Author Contributions

P.P, A.S., M.G., J.K, G.S., F.K.T. and V.S. conceived and designed the experiments; P.P., A.S., L.M., and M.G. performed the experiments and analyzed the data; D.S., and L.M. provided the QCL sources; J.K. provided the hollow core waveguide samples. All wrote the paper.

Conflicts of Interest

The authors declare no conflict of interest.

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Figure 1. Hollow-core waveguide (HCW) relative absorbance measured in the range 1–12 μm using a FTIR spectrometer.
Figure 1. Hollow-core waveguide (HCW) relative absorbance measured in the range 1–12 μm using a FTIR spectrometer.
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Figure 2. Schematic of the experimental setup used to optically couple quantum cascade laser (QCL) sources and the HCWs. A ZnSe lens is used to focus the collimated beam exiting from the QCL onto the waveguide entrance. An infrared pyrocamera detects the profile of the beam exiting from the HCW.
Figure 2. Schematic of the experimental setup used to optically couple quantum cascade laser (QCL) sources and the HCWs. A ZnSe lens is used to focus the collimated beam exiting from the QCL onto the waveguide entrance. An infrared pyrocamera detects the profile of the beam exiting from the HCW.
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Figure 3. (ad) Beam profiles of the QCL at 7.3 μm (a), at 4.9 μm (b), at 4.5 μm (c), and at 3.7 μm (d), recorded by positioning the infrared pyro-camera 7 cm away from the QCL exit. (em) The HCW output beam profiles were measured for the 15-cm- (eh) and 30-cm-long (km) waveguides. The focusing lens was positioned at a distance of 7 cm from the QCL output, and the pyrocamera was located at ~2 cm from the HCW exit.
Figure 3. (ad) Beam profiles of the QCL at 7.3 μm (a), at 4.9 μm (b), at 4.5 μm (c), and at 3.7 μm (d), recorded by positioning the infrared pyro-camera 7 cm away from the QCL exit. (em) The HCW output beam profiles were measured for the 15-cm- (eh) and 30-cm-long (km) waveguides. The focusing lens was positioned at a distance of 7 cm from the QCL output, and the pyrocamera was located at ~2 cm from the HCW exit.
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Figure 4. (ad) Total losses ( ) measured when coupling the 7.3-μm- (a), 4.9-μm- (b), 4.5-μm- (c) and 3.7-μm-QCL (d) beams into the HCWs having lengths of 15, 30, and 50 cm, plotted as a function of the HCW length. Dashed lines are linear fits to the data. Solid lines are the theoretical losses calculated by using Equations (6) and (7).
Figure 4. (ad) Total losses ( ) measured when coupling the 7.3-μm- (a), 4.9-μm- (b), 4.5-μm- (c) and 3.7-μm-QCL (d) beams into the HCWs having lengths of 15, 30, and 50 cm, plotted as a function of the HCW length. Dashed lines are linear fits to the data. Solid lines are the theoretical losses calculated by using Equations (6) and (7).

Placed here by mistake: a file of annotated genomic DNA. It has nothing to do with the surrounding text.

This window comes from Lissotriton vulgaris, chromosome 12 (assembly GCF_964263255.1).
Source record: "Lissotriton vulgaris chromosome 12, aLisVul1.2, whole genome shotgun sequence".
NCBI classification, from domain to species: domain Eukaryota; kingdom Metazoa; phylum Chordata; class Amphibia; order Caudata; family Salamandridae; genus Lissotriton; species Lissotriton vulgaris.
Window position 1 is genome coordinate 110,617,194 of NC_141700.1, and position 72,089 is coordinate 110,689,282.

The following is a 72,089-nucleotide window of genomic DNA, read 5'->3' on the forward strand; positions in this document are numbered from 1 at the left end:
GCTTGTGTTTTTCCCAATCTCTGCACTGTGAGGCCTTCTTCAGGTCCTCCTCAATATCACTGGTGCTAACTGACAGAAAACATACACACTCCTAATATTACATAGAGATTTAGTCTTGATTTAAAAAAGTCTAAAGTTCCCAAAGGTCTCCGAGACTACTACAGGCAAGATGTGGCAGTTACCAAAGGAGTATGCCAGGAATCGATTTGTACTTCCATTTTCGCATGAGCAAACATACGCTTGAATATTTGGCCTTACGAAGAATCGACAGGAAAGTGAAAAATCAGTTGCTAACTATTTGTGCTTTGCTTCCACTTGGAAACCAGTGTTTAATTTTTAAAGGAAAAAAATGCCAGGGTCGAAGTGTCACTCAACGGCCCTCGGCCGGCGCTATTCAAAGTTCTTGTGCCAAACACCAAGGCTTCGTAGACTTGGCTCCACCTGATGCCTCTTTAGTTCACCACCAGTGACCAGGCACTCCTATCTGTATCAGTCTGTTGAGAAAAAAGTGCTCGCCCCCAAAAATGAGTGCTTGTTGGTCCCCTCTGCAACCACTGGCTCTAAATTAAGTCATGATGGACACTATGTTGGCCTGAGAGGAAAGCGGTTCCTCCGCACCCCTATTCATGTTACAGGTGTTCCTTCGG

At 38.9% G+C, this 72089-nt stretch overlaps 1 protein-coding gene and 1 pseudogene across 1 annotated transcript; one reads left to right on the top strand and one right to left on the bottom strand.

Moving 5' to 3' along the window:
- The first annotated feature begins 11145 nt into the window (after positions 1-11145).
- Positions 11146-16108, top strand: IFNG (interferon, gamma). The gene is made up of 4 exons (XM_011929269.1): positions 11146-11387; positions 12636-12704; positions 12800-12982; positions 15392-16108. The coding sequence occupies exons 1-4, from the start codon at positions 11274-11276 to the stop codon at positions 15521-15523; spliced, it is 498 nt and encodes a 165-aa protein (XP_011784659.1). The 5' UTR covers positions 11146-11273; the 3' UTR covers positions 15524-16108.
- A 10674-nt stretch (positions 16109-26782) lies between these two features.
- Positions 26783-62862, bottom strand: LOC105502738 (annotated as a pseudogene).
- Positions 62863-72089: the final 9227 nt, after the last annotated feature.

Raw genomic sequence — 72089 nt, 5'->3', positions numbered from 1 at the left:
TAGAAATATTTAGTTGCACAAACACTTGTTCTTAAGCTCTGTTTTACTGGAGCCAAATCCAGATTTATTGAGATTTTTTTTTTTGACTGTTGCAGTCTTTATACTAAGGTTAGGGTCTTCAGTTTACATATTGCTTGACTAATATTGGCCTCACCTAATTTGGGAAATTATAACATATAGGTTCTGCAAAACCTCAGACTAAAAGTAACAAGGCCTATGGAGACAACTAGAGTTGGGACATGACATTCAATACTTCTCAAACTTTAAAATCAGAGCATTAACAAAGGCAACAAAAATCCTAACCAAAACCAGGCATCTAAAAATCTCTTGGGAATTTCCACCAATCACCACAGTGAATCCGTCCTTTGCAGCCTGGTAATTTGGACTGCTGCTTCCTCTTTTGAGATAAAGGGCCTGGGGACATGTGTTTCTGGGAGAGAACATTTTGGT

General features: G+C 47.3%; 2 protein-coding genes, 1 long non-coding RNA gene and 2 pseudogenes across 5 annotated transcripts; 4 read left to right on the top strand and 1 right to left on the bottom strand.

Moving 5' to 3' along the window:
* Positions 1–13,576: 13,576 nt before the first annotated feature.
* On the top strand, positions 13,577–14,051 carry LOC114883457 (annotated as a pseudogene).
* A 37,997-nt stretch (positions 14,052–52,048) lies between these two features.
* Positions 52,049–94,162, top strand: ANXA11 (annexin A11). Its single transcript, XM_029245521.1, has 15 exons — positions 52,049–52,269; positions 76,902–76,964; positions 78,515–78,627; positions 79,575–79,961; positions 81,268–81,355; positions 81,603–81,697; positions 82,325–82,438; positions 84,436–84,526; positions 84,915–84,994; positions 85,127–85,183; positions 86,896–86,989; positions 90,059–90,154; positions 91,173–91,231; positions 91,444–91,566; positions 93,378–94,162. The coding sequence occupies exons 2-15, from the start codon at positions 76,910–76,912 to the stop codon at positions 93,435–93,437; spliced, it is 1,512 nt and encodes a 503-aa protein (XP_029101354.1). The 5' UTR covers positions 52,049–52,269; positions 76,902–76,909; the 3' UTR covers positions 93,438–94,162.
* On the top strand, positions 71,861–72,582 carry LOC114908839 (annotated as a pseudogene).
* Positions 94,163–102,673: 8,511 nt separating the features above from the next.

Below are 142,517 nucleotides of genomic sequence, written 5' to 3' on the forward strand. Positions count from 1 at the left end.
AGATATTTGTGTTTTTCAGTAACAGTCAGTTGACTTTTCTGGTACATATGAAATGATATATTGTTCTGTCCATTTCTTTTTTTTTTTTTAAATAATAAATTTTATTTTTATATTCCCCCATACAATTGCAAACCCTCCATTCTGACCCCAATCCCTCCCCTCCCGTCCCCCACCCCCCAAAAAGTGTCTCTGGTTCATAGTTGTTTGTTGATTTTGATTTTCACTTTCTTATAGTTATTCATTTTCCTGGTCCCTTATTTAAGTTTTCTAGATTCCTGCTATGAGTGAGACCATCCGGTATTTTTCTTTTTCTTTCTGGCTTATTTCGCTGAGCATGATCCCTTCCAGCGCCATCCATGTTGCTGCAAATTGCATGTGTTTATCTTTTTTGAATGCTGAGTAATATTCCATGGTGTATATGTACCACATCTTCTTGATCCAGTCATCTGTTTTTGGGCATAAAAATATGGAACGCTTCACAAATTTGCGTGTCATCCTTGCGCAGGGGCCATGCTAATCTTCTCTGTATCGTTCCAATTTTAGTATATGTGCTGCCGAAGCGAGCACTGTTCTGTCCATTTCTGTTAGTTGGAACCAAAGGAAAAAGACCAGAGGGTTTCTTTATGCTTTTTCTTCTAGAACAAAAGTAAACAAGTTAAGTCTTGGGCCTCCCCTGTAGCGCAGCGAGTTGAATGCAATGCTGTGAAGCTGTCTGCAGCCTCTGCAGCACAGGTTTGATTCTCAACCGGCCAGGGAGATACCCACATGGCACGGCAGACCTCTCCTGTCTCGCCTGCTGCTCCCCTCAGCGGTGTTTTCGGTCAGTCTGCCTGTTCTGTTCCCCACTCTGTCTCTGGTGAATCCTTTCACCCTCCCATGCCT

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Figure 5. (ad) Total losses as a function of the QCLs emitting wavelengths for HCWs with L = 15 cm (▀), 30 cm ( ), and 50 cm ( ).
Figure 5. (ad) Total losses as a function of the QCLs emitting wavelengths for HCWs with L = 15 cm (▀), 30 cm ( ), and 50 cm ( ).
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Figure 6. (a) Beam profile at the exit of DLS-QCL emitting at 7.6 μm. (bd) Beam profiles with a 200-μm-core-sized and 15-cm-long HCW (b); 300-μm-core-sized and 15-cm-long HCW (c); and 300-μm-core-sized and 100-cm-long HCW (d) exits. The focusing lens was positioned at a distance of 5 cm from the QCL output and the pyrocamera was located at ~2 cm from the HCWs exit.
Figure 6. (a) Beam profile at the exit of DLS-QCL emitting at 7.6 μm. (bd) Beam profiles with a 200-μm-core-sized and 15-cm-long HCW (b); 300-μm-core-sized and 15-cm-long HCW (c); and 300-μm-core-sized and 100-cm-long HCW (d) exits. The focusing lens was positioned at a distance of 5 cm from the QCL output and the pyrocamera was located at ~2 cm from the HCWs exit.
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Table 1. wx and wy values calculated by using the second-order moments method; w0,x and wo,y values calculated from Equation (3) when a coupling lens with a focal length f is employed.
Table 1. wx and wy values calculated by using the second-order moments method; w0,x and wo,y values calculated from Equation (3) when a coupling lens with a focal length f is employed.
7.3-μm QCL4.9-μm QCL4.5-μm QCL3.7-μm QCL
wx (mm)5.264.244.194.27
wy (mm)4.793.973.483.67
f (mm)50757575
w0,x (μm)13211496100
w0,y (μm)144122120116
Table 2. Divergence angles and M2 values for four QCLs and the 15-cm-long HCW, in two directions (x and y) orthogonal to the QCL beam propagating z-direction.
Table 2. Divergence angles and M2 values for four QCLs and the 15-cm-long HCW, in two directions (x and y) orthogonal to the QCL beam propagating z-direction.
7.3-μm QCL4.9-μm QCL4.5-μm QCL3.7-μm QCL
θx,QCL (mrad)2.11.91.51.3
θy,QCL (mrad)2.01.72.21.1
M2x, QCL4.755.164.394.71
M2y, QCL4.124.324.853.42
θx,HCW (mrad)30.7222.4821.9720.48
θy,HCW (mrad)31.5322.2222.3019.92
M2x, HCW1.121.181.261.44
M2y, HCW1.151.171.281.40
Table 3. Theoretical coupling efficiencies into the lowest-order mode η1 and experimental ηext values.
Table 3. Theoretical coupling efficiencies into the lowest-order mode η1 and experimental ηext values.
7.3-μm QCL4.9-μm QCL4.5-μm QCL3.7-μm QCL
η10.940.960.950.96
ηexp0.880.920.890.92